Three Tommaso’s combined to add a few bars of of their own tempo for Italy, though. Boni, perhaps keen to prove his physical worth after being pushed aside like an empty plate by Watson, supplied and supported a Bellini run. With clean ball in English territory, fly-half Allan was in the centre of things as Jonny May crept inwards, away from his wing. A looped pass over his head to Tommaso Benvenuti sent the Italy winger towards the line to score.
Respite was brief. While Italy can bide their time and eventually eke out an opening, England can be relentless when the mood takes them. And they’ll greedily eat up your opportunities. With 32 minutes gone and the score art 17-7 to England’s favour, the hosts get a penalty just beyond the opposite 10m line. With Allan not trusted to go for the poles, Italy opted for the corner. And the English bullied the attempted drive into touch.
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Right back down the English end, there was more Italian pressure, but England twice gave away penalties within spitting distance of their line. This is intended as a favourable comparison: England look to be becoming as efficiently cynical near their own line as the All Blacks have been for some time. Stop them crossing, whatever it takes. Eventually, just shy of the half-time whistle, the Azzurri had to satisfy themself with just three points. It is an English stinginess that slowly widens the scores between sides, especially with England continuing to feed the bears.
Boni – an hula hoop of movement all game – thought he had finagled his way through the English defence, but Allan slipped him a forward pass. At the other end, England punted a penalty to touch and from the drive Simmonds was able to slip off the back with Italian forwards gawping, frozen, as he darted through to score. It was the try bonus wrapped up.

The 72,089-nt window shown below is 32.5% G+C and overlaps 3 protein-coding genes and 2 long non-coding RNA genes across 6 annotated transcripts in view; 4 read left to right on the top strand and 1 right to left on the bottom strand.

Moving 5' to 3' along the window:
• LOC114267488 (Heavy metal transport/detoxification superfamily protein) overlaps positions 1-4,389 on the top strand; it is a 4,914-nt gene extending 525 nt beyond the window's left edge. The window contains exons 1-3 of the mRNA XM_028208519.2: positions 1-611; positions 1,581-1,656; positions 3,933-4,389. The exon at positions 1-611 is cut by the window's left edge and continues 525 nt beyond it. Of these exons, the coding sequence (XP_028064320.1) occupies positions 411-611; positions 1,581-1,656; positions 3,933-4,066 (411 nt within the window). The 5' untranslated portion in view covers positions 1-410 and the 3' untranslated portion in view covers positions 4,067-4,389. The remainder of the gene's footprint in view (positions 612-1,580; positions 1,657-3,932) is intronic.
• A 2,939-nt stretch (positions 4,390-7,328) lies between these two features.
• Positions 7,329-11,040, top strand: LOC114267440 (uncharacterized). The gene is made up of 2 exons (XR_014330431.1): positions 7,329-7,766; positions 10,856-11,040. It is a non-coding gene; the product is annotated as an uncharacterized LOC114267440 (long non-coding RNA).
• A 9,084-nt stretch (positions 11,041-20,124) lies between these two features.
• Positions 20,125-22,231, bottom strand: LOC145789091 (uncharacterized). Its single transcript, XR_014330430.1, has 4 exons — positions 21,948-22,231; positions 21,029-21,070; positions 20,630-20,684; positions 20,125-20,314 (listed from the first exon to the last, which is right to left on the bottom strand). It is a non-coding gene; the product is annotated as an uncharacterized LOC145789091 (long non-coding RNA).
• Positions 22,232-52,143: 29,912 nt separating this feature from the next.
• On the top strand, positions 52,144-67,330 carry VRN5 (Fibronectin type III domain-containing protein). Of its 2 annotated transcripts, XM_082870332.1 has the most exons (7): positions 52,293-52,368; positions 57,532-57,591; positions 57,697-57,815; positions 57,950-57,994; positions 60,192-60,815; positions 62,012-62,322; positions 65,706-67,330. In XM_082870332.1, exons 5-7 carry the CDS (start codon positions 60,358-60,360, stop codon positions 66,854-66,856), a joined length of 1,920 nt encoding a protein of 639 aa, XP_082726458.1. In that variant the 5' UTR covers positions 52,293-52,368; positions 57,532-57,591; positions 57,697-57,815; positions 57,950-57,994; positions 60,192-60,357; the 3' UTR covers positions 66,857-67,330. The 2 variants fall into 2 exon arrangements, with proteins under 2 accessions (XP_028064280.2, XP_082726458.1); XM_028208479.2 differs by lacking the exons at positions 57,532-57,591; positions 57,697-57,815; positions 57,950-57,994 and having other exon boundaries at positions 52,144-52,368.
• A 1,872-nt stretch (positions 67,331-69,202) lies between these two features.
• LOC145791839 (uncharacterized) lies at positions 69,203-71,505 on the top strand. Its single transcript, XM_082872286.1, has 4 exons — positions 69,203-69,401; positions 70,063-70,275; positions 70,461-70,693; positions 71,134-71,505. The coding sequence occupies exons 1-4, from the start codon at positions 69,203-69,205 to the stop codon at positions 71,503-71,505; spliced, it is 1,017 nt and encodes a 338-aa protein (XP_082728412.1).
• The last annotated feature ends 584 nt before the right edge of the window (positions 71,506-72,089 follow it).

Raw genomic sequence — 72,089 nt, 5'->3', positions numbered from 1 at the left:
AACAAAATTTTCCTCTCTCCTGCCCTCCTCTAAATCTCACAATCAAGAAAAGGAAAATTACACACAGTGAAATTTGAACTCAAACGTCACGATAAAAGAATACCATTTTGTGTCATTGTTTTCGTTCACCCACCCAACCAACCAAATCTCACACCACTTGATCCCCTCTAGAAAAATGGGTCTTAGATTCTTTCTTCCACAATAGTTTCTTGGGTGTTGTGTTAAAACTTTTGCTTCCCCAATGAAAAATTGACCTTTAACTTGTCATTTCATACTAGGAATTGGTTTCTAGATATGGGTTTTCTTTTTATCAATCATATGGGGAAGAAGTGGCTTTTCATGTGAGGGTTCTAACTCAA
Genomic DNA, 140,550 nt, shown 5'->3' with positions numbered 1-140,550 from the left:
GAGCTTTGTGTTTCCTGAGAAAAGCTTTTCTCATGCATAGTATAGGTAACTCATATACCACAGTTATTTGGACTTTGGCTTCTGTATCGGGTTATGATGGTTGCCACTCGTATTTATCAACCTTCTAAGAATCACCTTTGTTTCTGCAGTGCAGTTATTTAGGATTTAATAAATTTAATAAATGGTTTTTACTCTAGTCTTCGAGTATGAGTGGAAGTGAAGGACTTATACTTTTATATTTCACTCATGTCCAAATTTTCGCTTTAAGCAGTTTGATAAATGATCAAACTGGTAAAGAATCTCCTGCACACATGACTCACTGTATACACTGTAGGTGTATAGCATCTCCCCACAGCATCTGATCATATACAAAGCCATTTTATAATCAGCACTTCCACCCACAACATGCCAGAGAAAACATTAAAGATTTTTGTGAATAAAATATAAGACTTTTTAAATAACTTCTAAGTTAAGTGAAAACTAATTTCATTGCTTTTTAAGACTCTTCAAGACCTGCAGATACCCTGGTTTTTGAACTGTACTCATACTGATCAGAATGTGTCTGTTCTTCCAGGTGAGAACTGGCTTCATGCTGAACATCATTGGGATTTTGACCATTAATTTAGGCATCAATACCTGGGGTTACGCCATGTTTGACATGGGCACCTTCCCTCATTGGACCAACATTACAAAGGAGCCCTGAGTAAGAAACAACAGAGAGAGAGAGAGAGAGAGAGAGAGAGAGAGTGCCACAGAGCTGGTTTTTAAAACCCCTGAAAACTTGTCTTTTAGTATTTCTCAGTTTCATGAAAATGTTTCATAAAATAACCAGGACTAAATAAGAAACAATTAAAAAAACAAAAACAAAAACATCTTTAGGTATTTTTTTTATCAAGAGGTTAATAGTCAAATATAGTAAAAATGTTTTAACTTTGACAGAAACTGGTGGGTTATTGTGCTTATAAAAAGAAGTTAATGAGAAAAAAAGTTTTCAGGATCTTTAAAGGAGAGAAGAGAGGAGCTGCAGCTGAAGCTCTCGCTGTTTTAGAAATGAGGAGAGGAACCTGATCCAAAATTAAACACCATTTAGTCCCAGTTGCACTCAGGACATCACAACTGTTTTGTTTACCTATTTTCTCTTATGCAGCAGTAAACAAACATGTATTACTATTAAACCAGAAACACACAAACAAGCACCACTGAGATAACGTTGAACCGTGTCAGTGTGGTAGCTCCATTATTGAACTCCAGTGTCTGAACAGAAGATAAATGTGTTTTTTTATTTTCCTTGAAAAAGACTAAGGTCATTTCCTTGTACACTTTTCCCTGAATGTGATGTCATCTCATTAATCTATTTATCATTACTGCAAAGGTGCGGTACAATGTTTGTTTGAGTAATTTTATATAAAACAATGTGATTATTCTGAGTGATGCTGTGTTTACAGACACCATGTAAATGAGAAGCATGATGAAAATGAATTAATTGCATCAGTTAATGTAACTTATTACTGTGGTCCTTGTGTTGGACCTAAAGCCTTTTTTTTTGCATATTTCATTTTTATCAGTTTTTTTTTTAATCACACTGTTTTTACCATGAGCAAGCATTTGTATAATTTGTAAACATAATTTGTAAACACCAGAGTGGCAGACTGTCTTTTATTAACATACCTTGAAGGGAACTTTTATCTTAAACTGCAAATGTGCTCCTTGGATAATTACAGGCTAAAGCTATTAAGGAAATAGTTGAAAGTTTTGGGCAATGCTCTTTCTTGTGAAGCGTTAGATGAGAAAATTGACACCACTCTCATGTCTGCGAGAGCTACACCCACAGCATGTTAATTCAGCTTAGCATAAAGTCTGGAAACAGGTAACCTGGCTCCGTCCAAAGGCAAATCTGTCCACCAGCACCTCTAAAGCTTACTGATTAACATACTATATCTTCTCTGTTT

England were at the bloody-minded stuff again on their own line. They pulled down a maul and the from another penalty, with England piling into the Italian drive, it eventually slowed to a halt. But with Maro Itoje lying awkwardly in the way on their other side. not that it perturbed the hosts, who zipped it wide left to Bellini who absorbed a Mike Brown hit as he slid on his knee into the corner and just got the ball down in time. Allan could not make the conversion from that far left and England went through the gears again.
If the resistance was never broken it was at least badly bruised, with England claiming another three tries. Farrell and Ford combined again for the latter to scuttle in for a score, England’s fifth. Boni threatened to break free after Farrell telegraphed an interception, but the centre was shackled and it was back to the business of tries. Simmonds got his brace and just to add to Devon’s pleasure, fellow Exeter Chief Jack Nowell got in on the act at the right corner. Farrell missed the conversion from touch – the third he sent astray from out wide.
Italy – Tries: Benvenuti, Bellini. Cons: Allan. Pens: Allan.
England – Tries: Watson 2, Farrell, Simmonds 2, Ford, Nowell. Cons: Farrell 4. Pens: Farrell.